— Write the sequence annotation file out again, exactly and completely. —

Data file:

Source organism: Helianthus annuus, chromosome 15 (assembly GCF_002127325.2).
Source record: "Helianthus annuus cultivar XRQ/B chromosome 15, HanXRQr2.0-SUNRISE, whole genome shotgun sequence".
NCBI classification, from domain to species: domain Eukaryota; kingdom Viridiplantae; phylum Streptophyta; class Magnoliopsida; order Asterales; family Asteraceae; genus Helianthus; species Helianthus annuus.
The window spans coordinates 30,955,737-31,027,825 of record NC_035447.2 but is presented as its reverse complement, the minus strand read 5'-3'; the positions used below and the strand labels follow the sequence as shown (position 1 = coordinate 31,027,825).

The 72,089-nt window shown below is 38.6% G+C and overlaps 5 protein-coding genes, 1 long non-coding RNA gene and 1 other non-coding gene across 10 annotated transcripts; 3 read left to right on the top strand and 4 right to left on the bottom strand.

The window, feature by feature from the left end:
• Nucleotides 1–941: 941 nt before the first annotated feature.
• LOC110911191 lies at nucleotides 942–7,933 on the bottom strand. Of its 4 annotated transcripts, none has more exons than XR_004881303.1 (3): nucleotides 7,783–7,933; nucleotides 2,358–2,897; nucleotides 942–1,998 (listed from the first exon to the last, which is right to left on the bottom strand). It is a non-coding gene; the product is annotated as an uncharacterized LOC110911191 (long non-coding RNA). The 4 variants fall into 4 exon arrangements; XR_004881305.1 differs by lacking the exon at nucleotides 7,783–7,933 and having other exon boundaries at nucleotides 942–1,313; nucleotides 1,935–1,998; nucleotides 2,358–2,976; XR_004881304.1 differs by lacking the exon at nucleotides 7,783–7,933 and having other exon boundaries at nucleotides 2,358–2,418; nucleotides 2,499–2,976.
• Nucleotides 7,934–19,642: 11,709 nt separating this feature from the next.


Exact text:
Source organism: Helianthus annuus, chromosome 15 (assembly GCF_002127325.2).
Source record: "Helianthus annuus cultivar XRQ/B chromosome 15, HanXRQr2.0-SUNRISE, whole genome shotgun sequence".
NCBI classification, from domain to species: domain Eukaryota; kingdom Viridiplantae; phylum Streptophyta; class Magnoliopsida; order Asterales; family Asteraceae; genus Helianthus; species Helianthus annuus.
The window spans coordinates 30,955,737-31,027,825 of record NC_035447.2 but is presented as its reverse complement, the minus strand read 5'-3'; the positions used below and the strand labels follow the sequence as shown (position 1 = coordinate 31,027,825).

The 72,089-nt window shown below is 38.6% G+C and overlaps 5 protein-coding genes, 1 long non-coding RNA gene and 1 other non-coding gene across 10 annotated transcripts; 3 read left to right on the top strand and 4 right to left on the bottom strand.

The window, feature by feature from the left end:
• Nucleotides 1–941: 941 nt before the first annotated feature.
• LOC110911191 lies at nucleotides 942–7,933 on the bottom strand. Of its 4 annotated transcripts, none has more exons than XR_004881303.1 (3): nucleotides 7,783–7,933; nucleotides 2,358–2,897; nucleotides 942–1,998 (listed from the first exon to the last, which is right to left on the bottom strand). It is a non-coding gene; the product is annotated as an uncharacterized LOC110911191 (long non-coding RNA). The 4 variants fall into 4 exon arrangements; XR_004881305.1 differs by lacking the exon at nucleotides 7,783–7,933 and having other exon boundaries at nucleotides 942–1,313; nucleotides 1,935–1,998; nucleotides 2,358–2,976; XR_004881304.1 differs by lacking the exon at nucleotides 7,783–7,933 and having other exon boundaries at nucleotides 2,358–2,418; nucleotides 2,499–2,976.
• Nucleotides 7,934–19,642: 11,709 nt separating this feature from the next.